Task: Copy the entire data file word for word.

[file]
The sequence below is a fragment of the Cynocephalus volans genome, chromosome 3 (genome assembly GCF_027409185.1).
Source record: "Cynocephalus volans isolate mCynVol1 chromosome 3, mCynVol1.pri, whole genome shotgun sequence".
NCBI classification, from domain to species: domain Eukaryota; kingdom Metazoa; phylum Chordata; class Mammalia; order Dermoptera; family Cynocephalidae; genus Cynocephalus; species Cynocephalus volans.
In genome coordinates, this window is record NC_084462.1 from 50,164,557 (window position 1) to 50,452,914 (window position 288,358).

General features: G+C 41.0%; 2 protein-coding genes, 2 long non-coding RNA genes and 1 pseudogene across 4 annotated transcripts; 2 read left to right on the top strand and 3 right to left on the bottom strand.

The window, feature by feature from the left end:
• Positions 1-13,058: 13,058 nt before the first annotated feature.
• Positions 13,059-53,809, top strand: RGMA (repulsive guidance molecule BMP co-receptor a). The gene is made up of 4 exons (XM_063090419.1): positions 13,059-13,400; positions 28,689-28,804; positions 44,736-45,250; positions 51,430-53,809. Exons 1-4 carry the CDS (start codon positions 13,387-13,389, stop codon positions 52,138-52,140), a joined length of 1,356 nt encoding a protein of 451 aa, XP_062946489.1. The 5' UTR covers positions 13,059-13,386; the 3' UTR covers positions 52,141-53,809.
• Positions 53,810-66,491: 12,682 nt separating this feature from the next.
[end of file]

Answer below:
The sequence below is a fragment of the Cynocephalus volans genome, chromosome 3 (genome assembly GCF_027409185.1).
Source record: "Cynocephalus volans isolate mCynVol1 chromosome 3, mCynVol1.pri, whole genome shotgun sequence".
NCBI classification, from domain to species: domain Eukaryota; kingdom Metazoa; phylum Chordata; class Mammalia; order Dermoptera; family Cynocephalidae; genus Cynocephalus; species Cynocephalus volans.
In genome coordinates, this window is record NC_084462.1 from 50,164,557 (window position 1) to 50,452,914 (window position 288,358).

General features: G+C 41.0%; 2 protein-coding genes, 2 long non-coding RNA genes and 1 pseudogene across 4 annotated transcripts; 2 read left to right on the top strand and 3 right to left on the bottom strand.

The window, feature by feature from the left end:
• Positions 1-13,058: 13,058 nt before the first annotated feature.
• Positions 13,059-53,809, top strand: RGMA (repulsive guidance molecule BMP co-receptor a). The gene is made up of 4 exons (XM_063090419.1): positions 13,059-13,400; positions 28,689-28,804; positions 44,736-45,250; positions 51,430-53,809. Exons 1-4 carry the CDS (start codon positions 13,387-13,389, stop codon positions 52,138-52,140), a joined length of 1,356 nt encoding a protein of 451 aa, XP_062946489.1. The 5' UTR covers positions 13,059-13,386; the 3' UTR covers positions 52,141-53,809.
• Positions 53,810-66,491: 12,682 nt separating this feature from the next.